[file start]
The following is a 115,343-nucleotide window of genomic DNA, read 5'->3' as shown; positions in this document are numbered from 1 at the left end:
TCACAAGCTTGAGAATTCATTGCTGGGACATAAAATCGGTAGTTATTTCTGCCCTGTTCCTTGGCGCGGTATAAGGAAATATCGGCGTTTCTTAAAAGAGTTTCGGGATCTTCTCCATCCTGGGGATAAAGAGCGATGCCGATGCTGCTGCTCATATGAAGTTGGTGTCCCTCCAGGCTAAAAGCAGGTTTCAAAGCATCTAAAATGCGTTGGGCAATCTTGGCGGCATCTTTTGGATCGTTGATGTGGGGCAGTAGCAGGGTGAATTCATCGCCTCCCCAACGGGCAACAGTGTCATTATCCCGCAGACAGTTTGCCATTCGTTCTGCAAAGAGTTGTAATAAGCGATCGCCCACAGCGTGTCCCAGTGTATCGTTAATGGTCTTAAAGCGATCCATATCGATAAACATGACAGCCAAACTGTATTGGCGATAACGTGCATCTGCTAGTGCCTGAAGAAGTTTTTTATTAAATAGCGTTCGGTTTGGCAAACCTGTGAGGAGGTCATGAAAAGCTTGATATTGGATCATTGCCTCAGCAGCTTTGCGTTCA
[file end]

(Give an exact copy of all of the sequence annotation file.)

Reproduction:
The following is a 115,343-nucleotide window of genomic DNA, read 5'->3' as shown; positions in this document are numbered from 1 at the left end:
TCACAAGCTTGAGAATTCATTGCTGGGACATAAAATCGGTAGTTATTTCTGCCCTGTTCCTTGGCGCGGTATAAGGAAATATCGGCGTTTCTTAAAAGAGTTTCGGGATCTTCTCCATCCTGGGGATAAAGAGCGATGCCGATGCTGCTGCTCATATGAAGTTGGTGTCCCTCCAGGCTAAAAGCAGGTTTCAAAGCATCTAAAATGCGTTGGGCAATCTTGGCGGCATCTTTTGGATCGTTGATGTGGGGCAGTAGCAGGGTGAATTCATCGCCTCCCCAACGGGCAACAGTGTCATTATCCCGCAGACAGTTTGCCATTCGTTCTGCAAAGAGTTGTAATAAGCGATCGCCCACAGCGTGTCCCAGTGTATCGTTAATGGTCTTAAAGCGATCCATATCGATAAACATGACAGCCAAACTGTATTGGCGATAACGTGCATCTGCTAGTGCCTGAAGAAGTTTTTTATTAAATAGCGTTCGGTTTGGCAAACCTGTGAGGAGGTCATGAAAAGCTTGATATTGGATCATTGCCTCAGCAGCTTTGCGTTCA